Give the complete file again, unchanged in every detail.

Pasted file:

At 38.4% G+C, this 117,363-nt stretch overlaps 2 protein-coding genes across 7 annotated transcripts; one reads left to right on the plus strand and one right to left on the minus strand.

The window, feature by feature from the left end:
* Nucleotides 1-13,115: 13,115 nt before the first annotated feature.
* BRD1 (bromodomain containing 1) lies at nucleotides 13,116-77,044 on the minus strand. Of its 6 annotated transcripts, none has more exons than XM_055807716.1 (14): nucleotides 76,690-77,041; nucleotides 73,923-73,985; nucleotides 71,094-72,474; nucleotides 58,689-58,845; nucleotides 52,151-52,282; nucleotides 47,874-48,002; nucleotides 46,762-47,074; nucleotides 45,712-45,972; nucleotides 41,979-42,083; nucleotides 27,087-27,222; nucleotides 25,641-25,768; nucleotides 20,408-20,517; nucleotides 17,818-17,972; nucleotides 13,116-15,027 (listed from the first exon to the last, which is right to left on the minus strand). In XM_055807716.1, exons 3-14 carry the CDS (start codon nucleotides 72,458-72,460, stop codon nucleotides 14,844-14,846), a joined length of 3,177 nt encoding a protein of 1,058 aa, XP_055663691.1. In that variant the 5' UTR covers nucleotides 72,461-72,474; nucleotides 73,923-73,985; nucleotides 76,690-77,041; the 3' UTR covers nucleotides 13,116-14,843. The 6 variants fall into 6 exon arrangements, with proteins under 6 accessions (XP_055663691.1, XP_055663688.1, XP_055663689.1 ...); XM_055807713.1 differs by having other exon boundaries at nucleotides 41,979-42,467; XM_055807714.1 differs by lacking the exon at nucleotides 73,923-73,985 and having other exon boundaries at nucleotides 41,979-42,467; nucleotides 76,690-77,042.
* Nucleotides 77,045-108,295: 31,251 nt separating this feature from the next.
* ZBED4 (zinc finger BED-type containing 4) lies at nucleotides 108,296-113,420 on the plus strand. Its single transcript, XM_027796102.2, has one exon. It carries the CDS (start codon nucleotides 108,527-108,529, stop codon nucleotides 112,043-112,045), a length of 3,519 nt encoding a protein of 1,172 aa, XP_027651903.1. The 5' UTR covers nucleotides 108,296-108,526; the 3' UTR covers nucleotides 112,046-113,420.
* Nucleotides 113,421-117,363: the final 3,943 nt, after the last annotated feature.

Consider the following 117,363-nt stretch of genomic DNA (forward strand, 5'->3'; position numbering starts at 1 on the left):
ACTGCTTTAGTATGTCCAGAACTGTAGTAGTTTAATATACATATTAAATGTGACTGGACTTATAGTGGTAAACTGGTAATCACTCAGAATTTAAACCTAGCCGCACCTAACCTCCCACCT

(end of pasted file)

At 38.4% G+C, this 117,363-nt stretch overlaps 2 protein-coding genes across 7 annotated transcripts; one reads left to right on the plus strand and one right to left on the minus strand.

The window, feature by feature from the left end:
* Nucleotides 1-13,115: 13,115 nt before the first annotated feature.
* BRD1 (bromodomain containing 1) lies at nucleotides 13,116-77,044 on the minus strand. Of its 6 annotated transcripts, none has more exons than XM_055807716.1 (14): nucleotides 76,690-77,041; nucleotides 73,923-73,985; nucleotides 71,094-72,474; nucleotides 58,689-58,845; nucleotides 52,151-52,282; nucleotides 47,874-48,002; nucleotides 46,762-47,074; nucleotides 45,712-45,972; nucleotides 41,979-42,083; nucleotides 27,087-27,222; nucleotides 25,641-25,768; nucleotides 20,408-20,517; nucleotides 17,818-17,972; nucleotides 13,116-15,027 (listed from the first exon to the last, which is right to left on the minus strand). In XM_055807716.1, exons 3-14 carry the CDS (start codon nucleotides 72,458-72,460, stop codon nucleotides 14,844-14,846), a joined length of 3,177 nt encoding a protein of 1,058 aa, XP_055663691.1. In that variant the 5' UTR covers nucleotides 72,461-72,474; nucleotides 73,923-73,985; nucleotides 76,690-77,041; the 3' UTR covers nucleotides 13,116-14,843. The 6 variants fall into 6 exon arrangements, with proteins under 6 accessions (XP_055663691.1, XP_055663688.1, XP_055663689.1 ...); XM_055807713.1 differs by having other exon boundaries at nucleotides 41,979-42,467; XM_055807714.1 differs by lacking the exon at nucleotides 73,923-73,985 and having other exon boundaries at nucleotides 41,979-42,467; nucleotides 76,690-77,042.
* Nucleotides 77,045-108,295: 31,251 nt separating this feature from the next.
* ZBED4 (zinc finger BED-type containing 4) lies at nucleotides 108,296-113,420 on the plus strand. Its single transcript, XM_027796102.2, has one exon. It carries the CDS (start codon nucleotides 108,527-108,529, stop codon nucleotides 112,043-112,045), a length of 3,519 nt encoding a protein of 1,172 aa, XP_027651903.1. The 5' UTR covers nucleotides 108,296-108,526; the 3' UTR covers nucleotides 112,046-113,420.
* Nucleotides 113,421-117,363: the final 3,943 nt, after the last annotated feature.

Consider the following 117,363-nt stretch of genomic DNA (forward strand, 5'->3'; position numbering starts at 1 on the left):
ACTGCTTTAGTATGTCCAGAACTGTAGTAGTTTAATATACATATTAAATGTGACTGGACTTATAGTGGTAAACTGGTAATCACTCAGAATTTAAACCTAGCCGCACCTAACCTCCCACCT